Wildfires have become catastrophically destructive in The United States. Open areas, rural towns and the duration of the fire “season” now stretches from March – December in certain regions in the United States.
As climate change continues to accelerate, wildfires spread rapidly in these hot, dry conditions. When prolonged drought conditions meet high winds, the results can be devastating on regions impacted by these arid conditions.
How Much Land Do Wildfires Burn in the United States?
Over the course of the last twenty years, the United States has experienced higher volume and total acres burned by wildfires than any other time on record. According to data available through the National Interagency Fire Center (NIFC), three years on record from 1983-1999 experienced more than 5,000,000 acres of land burnt.
Since the turn of the millennium however, the acres of land burnt from fires accelerated drastically. Between 2000 – 2020, there have been 16 years when more than five million acres of land burnt.
While the volume of fires have fluctuated from year to year, the fires that are popping up in the 21st century appear to be more aggressive than fires in the 20th century. Some of the 21st century fires are fueled by dry conditions, high winds and hot temperatures. These variables contribute to a perfect environment for fires to spread.
The Dixie Fire in northern California has now become the largest non-complex fire in the State’s History.
As Earth continues to experience record breaking temperatures, one can see the consequences that higher temperatures have with regards to fires, and how higher temperatures in the future harbor conditions that can inhibit even more destructive fires in the future.
Do High Temperatures Increase Wildfires?
There is a positive correlation between high temperatures and the amount of burned land that experienced fires. When these high temperatures are compounded by severe droughts, as seen in the American West, this can – and has – led to destructive fires in the past and will contribute to more disasters fueled by the ongoing drought in the future.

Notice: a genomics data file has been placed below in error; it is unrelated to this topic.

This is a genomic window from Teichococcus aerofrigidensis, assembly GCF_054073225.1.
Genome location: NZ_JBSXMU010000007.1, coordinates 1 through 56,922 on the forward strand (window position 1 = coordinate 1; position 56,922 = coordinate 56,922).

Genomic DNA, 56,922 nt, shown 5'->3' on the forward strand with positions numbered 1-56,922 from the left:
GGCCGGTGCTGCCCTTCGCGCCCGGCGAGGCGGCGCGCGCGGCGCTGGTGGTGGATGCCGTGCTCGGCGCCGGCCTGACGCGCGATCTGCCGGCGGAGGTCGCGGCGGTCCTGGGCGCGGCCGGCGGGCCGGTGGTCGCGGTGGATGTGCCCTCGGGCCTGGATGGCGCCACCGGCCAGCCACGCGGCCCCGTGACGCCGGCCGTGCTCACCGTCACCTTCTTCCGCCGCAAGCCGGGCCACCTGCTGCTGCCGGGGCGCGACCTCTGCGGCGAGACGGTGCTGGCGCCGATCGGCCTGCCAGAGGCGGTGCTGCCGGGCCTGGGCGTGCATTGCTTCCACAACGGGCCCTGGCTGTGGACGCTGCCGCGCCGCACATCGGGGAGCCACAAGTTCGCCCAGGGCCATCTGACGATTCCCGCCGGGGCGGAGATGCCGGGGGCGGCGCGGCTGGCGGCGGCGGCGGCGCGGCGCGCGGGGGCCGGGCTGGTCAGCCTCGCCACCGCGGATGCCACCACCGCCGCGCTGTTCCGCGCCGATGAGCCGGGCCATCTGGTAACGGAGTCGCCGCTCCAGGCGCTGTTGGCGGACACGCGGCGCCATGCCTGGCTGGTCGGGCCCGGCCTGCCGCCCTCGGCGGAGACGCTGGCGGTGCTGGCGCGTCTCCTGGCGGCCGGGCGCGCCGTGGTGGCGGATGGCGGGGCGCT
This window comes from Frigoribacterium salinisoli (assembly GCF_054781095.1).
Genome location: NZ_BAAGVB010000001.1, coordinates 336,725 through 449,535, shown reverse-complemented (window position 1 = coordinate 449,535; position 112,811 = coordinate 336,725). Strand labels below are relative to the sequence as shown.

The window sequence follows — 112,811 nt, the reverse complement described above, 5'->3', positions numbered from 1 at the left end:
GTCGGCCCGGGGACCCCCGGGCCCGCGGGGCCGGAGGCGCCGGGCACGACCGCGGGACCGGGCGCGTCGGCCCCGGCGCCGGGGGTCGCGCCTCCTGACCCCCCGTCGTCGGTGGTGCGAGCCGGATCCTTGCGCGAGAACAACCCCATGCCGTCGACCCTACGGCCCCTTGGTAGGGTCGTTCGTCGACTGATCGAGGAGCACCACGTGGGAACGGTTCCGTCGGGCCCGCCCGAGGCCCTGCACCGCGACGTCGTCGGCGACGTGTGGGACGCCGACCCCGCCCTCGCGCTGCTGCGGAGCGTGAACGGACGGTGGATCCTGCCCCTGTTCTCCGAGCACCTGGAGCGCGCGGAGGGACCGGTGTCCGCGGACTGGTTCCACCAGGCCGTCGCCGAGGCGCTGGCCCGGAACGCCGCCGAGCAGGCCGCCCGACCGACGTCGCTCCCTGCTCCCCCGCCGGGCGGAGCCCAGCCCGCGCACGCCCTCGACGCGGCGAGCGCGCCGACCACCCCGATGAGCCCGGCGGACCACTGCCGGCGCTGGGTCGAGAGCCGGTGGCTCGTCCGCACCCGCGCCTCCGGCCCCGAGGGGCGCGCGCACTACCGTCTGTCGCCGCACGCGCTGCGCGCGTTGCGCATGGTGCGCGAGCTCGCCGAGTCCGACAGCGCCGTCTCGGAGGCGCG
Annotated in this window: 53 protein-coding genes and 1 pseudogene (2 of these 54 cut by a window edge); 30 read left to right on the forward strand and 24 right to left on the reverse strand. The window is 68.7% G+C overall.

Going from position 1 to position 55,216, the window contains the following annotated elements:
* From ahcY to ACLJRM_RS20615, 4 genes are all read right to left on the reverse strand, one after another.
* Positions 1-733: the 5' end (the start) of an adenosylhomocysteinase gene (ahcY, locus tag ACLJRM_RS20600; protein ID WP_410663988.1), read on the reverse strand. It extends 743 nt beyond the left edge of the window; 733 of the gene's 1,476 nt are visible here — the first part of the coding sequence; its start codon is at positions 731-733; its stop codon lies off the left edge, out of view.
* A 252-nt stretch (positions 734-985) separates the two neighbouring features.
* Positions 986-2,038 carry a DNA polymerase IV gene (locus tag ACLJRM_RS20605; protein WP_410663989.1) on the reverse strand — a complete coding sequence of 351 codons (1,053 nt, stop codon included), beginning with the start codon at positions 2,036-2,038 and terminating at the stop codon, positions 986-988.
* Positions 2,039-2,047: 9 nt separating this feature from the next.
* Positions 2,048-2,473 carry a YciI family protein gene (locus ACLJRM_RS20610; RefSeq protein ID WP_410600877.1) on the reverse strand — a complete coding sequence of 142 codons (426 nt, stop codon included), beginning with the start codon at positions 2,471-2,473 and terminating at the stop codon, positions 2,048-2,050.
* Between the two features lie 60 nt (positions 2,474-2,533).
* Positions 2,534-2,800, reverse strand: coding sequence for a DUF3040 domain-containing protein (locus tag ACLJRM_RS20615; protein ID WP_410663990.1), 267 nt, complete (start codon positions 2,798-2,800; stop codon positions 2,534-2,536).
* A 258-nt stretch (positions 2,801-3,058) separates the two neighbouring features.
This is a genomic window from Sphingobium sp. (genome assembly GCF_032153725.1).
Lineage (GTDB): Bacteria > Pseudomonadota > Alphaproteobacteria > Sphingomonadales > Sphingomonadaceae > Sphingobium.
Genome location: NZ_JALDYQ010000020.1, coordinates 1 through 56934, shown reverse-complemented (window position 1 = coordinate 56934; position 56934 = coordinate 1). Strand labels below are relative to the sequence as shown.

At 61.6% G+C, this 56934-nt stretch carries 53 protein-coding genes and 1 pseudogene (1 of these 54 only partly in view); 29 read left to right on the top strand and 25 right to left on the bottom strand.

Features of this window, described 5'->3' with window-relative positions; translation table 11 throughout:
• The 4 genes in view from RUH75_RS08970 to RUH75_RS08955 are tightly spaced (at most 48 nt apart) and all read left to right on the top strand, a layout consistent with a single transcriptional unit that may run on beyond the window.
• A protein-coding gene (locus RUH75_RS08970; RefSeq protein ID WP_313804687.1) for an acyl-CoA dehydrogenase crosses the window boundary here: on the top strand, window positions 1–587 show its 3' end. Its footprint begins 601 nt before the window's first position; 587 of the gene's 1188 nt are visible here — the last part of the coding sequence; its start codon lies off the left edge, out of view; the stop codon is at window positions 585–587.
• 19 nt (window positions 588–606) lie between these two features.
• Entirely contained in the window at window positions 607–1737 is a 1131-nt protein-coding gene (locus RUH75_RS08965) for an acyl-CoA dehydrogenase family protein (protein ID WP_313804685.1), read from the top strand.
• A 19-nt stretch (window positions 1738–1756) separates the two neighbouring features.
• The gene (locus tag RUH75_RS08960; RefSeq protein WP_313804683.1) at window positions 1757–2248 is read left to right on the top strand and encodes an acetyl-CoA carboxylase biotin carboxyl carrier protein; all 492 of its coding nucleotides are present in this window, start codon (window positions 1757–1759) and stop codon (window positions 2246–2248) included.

Since 2000, global temperatures have accelerated and the temperature on the surface of the planet has increased. This increase in temperatures has enabled a perfect storm for wildfires.
Before 1983, federal agencies in the United States did not track official wildfire data. The graphs below identify the amount of acres burnt between 1983, along with the global temperature increase over this same time period.
- Data sourced from National Interagency Fire Center
When Did The Hottest Years Occur?
Based on data published by the EPA, the decade of the 2010’s had the nine highest fluctuations off the average global temperature. The temperature of the Earth’s surface surpassed an average temperature of more than 1.2° (F) annually compared to the historical average.
Nine of the ten hottest global years on record occurred between 2010 – 2020. The only year from this decade that did not finish in the highest variation of temperature was 2011 (20th hottest year on record).
What Decade Did The Most Wildfires Occur in the United States?
The decade of the 2000’s resulted in the largest amount of total acres burnt in the United States. Between the time period of January 2000 – December 2009 a total 69,313,271 acres burnt over the decade. The amount of land that was burnt in this decade roughly equates to the total area of the State of Nevada.
The decade of the 2010’s closely followed the 2000’s in the amount of total acres burnt. In the 2010s a total of 68,468,574 acres burned in the United States.
What Are The Costs of Wildfires?
Wildfires contribute to billions of dollars annually in property damage, injuries and deaths. In 2020 alone, wildfire damages cost insurance companies up to 13 billion dollars. This number only reflects the costs of fires in California, Oregon, Washington and Colorado. The true costs of wildfires in all fifty states is much higher than this figure.
From smoke damage, property damage, injuries suffered from the disaster can be life-long and in certain instances, these damages result in death.
As climate change and an extended drought continue to accelerate wildfires, the environmental impact of fires, and fiscal costs associated with these disasters, will also accelerate.